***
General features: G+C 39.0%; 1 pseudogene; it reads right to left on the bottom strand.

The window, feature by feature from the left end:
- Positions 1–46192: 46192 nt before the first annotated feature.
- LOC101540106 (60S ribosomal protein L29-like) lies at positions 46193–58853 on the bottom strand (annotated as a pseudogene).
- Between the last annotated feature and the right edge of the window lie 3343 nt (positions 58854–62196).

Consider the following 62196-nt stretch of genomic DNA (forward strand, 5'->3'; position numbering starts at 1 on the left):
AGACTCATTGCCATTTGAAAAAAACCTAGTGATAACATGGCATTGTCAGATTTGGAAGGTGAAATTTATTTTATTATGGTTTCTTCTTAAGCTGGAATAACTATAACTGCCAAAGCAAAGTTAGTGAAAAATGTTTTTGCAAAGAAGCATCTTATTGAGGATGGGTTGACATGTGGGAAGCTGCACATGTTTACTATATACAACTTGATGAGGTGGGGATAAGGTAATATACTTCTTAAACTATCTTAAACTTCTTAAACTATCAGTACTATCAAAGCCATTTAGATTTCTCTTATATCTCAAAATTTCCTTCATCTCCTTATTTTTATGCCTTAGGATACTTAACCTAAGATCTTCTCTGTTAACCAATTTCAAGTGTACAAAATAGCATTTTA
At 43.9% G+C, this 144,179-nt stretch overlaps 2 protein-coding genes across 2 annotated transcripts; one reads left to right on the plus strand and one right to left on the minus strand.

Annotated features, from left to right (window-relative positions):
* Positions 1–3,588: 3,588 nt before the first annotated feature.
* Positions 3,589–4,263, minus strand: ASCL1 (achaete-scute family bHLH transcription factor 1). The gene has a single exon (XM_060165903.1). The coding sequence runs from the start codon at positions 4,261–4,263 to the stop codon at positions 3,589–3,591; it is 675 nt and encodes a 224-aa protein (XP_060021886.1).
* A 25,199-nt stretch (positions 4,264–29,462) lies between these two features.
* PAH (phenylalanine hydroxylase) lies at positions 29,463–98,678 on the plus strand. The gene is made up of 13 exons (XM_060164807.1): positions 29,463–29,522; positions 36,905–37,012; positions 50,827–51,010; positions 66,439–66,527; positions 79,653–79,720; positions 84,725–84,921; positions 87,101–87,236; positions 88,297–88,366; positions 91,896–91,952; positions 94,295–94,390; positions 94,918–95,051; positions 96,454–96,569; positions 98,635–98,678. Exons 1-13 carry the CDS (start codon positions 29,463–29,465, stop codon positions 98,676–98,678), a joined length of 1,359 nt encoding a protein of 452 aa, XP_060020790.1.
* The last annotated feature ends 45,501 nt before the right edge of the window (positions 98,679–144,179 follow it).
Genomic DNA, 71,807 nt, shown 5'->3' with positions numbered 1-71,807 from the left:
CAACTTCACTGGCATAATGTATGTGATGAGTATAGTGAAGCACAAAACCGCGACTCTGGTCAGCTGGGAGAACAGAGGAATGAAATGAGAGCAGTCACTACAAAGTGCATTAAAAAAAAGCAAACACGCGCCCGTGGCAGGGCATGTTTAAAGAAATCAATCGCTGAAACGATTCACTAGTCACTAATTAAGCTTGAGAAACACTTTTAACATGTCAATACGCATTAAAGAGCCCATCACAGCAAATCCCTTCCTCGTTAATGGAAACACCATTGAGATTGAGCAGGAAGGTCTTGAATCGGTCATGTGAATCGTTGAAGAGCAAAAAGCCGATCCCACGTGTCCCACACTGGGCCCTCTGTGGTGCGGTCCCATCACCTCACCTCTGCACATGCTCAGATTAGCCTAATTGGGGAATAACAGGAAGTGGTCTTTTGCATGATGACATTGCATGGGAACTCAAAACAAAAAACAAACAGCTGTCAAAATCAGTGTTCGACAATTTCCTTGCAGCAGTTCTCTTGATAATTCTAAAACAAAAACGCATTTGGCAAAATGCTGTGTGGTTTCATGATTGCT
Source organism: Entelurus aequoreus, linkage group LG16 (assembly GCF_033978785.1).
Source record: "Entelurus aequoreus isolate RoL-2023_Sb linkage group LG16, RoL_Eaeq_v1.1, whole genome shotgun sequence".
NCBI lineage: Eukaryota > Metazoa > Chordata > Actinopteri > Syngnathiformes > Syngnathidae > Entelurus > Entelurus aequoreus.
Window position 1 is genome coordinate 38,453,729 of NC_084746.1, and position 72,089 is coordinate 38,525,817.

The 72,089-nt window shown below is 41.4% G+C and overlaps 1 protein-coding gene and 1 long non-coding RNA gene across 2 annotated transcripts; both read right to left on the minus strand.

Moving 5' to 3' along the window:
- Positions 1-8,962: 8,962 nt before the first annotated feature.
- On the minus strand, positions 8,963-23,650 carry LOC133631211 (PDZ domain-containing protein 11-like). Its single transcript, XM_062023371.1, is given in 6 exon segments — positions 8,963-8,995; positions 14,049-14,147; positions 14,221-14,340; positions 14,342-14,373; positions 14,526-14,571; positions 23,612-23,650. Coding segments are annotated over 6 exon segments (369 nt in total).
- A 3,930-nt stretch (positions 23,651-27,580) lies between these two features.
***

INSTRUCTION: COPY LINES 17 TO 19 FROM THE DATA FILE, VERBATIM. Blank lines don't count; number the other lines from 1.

Source organism: Entelurus aequoreus, linkage group LG16 (assembly GCF_033978785.1).
Source record: "Entelurus aequoreus isolate RoL-2023_Sb linkage group LG16, RoL_Eaeq_v1.1, whole genome shotgun sequence".
NCBI lineage: Eukaryota > Metazoa > Chordata > Actinopteri > Syngnathiformes > Syngnathidae > Entelurus > Entelurus aequoreus.